Usually I try to choose names that don’t belong to friends or family, just in case someone thinks I’m writing about them! In the book, Amalia is Portuguese and named after the most famous and celebrated Fado singer ever – Amalia Rodrigues. Her part of the story is set in Lisbon’s Old Quarter, where you can still find restaurants and port houses hosting Fado singers today. I chose the name Rose for the second main character because there is a softness and delicacy to her on the inside, but she has to have the toughness of thorns to survive in the world she inhabits – the East End of London in the late 1960s. The third main character, Mrs Johnson, is really a kind of ‘Everywoman’ in her situation, so I wanted a deliberately commonplace name for her. The reader never even finds out what her first name is…but I know!


Here’s more information about ‘Sleeping Through War’:

The year is 1968. The world is changing. Students are protesting, civil rights are being fought and died for, nuclear bombs are being tested, and war is raging in Vietnam. For three women, life must go on as normal. For them, as it is for most ‘ordinary’ people, just to survive is an act of courage.

Rose must keep her dignity and compassion as a St Lucian nurse in London. Amalia must keep hoping that her son can escape their seedy life in Lisbon. And Mrs Johnson in Washington DC must keep writing to her son in Vietnam. She has no-one else to talk to. Three different women in three different countries. They work, they bring up children, they struggle to make ends meet while the world goes around and the papers print the news. History is written by the winners – and almost all of it has been written by men. The stories of women like these go unremarked and unwritten so often that we forget how important they are.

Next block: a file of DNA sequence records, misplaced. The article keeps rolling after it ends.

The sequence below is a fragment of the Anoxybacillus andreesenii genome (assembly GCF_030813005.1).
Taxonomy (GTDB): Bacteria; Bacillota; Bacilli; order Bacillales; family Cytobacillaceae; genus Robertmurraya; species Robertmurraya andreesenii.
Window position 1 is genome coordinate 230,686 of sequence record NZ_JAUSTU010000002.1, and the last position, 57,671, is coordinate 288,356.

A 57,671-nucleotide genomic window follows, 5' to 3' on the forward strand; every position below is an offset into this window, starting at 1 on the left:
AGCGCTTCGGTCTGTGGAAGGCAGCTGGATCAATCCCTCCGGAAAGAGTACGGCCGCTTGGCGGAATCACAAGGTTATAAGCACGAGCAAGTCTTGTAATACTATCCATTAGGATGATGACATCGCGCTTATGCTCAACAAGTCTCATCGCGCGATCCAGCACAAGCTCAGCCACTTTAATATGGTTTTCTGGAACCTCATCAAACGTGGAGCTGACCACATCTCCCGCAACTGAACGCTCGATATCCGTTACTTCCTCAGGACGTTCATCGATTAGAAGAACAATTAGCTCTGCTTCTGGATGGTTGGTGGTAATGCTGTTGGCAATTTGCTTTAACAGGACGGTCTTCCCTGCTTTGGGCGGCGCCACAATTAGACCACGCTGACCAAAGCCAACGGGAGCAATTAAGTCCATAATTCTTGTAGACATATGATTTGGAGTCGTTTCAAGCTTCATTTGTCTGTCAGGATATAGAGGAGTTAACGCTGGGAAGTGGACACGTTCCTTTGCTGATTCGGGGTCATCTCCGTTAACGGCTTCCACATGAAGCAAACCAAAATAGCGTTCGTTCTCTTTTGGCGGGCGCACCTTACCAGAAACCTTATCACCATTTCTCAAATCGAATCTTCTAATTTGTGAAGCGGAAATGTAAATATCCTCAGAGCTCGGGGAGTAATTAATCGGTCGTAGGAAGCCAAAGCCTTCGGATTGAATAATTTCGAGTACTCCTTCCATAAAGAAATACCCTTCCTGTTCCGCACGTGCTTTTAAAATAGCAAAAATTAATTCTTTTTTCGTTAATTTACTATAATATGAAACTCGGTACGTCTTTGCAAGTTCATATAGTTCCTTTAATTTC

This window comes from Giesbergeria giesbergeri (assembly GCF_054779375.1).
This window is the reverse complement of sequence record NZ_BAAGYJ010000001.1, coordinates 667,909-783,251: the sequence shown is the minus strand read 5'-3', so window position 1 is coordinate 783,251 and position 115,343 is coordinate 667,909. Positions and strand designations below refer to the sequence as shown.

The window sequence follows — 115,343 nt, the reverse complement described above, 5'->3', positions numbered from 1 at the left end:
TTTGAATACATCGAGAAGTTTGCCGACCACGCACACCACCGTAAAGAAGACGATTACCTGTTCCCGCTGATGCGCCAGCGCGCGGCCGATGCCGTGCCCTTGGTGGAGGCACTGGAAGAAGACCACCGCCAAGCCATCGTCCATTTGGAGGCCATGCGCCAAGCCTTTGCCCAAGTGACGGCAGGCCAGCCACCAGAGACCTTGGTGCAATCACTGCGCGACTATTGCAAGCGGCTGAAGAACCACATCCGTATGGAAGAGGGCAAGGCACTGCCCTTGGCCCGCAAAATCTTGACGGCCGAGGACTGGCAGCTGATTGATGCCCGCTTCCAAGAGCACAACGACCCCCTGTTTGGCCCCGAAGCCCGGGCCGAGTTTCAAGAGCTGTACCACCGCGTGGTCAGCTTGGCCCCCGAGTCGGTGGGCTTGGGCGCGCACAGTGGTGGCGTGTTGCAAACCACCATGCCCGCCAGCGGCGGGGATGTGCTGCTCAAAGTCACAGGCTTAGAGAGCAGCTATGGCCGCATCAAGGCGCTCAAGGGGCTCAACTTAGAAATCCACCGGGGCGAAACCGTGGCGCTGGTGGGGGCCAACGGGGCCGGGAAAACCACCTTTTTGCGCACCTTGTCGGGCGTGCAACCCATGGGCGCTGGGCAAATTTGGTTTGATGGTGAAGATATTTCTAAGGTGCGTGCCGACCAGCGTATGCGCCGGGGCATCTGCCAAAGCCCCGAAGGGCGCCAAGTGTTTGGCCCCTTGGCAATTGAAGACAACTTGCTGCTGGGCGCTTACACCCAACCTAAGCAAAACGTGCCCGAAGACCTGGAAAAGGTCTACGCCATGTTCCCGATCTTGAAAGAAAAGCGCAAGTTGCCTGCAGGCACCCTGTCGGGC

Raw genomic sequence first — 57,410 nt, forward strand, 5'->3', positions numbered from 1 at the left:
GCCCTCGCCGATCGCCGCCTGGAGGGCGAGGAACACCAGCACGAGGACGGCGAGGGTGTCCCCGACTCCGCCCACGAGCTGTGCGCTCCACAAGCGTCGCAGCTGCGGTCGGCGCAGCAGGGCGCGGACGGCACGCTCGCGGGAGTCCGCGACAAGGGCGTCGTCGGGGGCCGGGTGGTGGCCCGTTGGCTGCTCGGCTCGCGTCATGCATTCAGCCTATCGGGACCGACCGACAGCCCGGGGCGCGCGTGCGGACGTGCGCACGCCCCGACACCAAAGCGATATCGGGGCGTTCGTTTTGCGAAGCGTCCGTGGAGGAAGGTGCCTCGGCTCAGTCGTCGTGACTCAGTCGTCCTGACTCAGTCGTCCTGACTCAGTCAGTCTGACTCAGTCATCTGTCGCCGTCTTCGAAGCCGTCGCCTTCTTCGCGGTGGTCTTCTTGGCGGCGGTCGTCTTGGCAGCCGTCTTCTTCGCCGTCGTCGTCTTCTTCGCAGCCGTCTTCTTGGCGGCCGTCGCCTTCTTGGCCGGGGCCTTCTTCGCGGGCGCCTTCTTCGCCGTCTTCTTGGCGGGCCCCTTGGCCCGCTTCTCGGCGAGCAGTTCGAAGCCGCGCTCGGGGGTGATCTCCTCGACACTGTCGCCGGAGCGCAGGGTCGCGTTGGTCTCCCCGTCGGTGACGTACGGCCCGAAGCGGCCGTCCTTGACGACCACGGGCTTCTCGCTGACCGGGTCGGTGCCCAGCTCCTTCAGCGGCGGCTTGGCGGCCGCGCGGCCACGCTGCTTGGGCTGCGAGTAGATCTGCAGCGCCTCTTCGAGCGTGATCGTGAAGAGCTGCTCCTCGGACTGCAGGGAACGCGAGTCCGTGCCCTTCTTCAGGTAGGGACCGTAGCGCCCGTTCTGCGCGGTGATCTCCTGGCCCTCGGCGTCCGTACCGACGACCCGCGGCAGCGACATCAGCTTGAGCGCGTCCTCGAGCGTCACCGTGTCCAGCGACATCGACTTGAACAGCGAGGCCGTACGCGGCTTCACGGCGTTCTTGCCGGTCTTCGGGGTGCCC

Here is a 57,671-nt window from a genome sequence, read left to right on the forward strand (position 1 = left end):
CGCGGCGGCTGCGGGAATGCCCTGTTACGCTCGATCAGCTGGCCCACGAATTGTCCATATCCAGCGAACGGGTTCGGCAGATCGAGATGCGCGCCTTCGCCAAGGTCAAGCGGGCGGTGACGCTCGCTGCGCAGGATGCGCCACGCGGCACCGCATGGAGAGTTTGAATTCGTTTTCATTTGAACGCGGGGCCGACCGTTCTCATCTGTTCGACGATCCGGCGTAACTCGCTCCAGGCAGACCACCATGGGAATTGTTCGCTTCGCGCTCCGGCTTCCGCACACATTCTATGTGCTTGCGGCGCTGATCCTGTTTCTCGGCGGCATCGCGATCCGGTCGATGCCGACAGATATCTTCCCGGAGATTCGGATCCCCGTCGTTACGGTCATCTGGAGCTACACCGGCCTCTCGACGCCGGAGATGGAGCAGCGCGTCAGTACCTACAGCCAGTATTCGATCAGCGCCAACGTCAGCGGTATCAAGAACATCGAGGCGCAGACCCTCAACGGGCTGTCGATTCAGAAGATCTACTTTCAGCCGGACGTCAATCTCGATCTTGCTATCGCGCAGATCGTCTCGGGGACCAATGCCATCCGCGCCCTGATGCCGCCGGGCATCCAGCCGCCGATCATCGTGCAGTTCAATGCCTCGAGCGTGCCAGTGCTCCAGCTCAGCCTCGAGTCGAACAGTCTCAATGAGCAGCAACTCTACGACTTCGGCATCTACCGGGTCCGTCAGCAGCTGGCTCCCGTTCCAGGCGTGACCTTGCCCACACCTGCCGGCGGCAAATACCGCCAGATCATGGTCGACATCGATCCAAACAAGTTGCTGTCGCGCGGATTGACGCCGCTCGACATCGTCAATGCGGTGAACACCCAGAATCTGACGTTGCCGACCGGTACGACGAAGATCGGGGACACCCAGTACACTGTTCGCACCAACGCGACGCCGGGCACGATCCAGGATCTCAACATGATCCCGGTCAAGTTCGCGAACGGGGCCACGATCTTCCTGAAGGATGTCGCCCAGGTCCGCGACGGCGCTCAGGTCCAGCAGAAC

Purchase Links

Any Purchase/Pre-order Links –

Link to purchase from Wordery: https://wordery.com/sleeping-through-war-jackie-carreira-9781788038539?cTrk=MTU3Nzg3NzQyfDVkMjgzOTAyZjA5OTA6MToxOjVkMjgzOGZhNjc5ODQyLjc0ODUxNDI0OmY0NzY0Njkx

Link to purchase from Waterstones: https://www.waterstones.com/book/sleeping-through-war/jackie-carreira/9781788038539


Author Bio –

Jackie Carreira is an award-winning novelist, playwright, musician, designer, and co-founder of QuirkHouse Theatre Company. A true renaissance woman, or a Jack of All Trades? The jury’s still out on that one. She grew up in Hackney, East London, but spent part of her early childhood in Lisbon’s Old Quarter. Sleeping Through War was inspired, in part, by some of the women she met when she was young. One of her favourite places to write is the coffee shops of railway stations. Her second novel, The Seventh Train (published by Matador in 2019) was born in the café at Paddington Station. Jackie now lives in Suffolk with an actor, two cats and not enough book shelves.

Social Media Links –     

TWITTER – https://twitter.com/JCarreiraWriter

FACEBOOK: @SleepingThroughWar

Many thanks to Jackie Carreira for answering my questions – I enjoyed reading her responses and hope you did, too. Also thanks to Rachel’s Random Resources for providing materials for this post and organising the tour it is part of.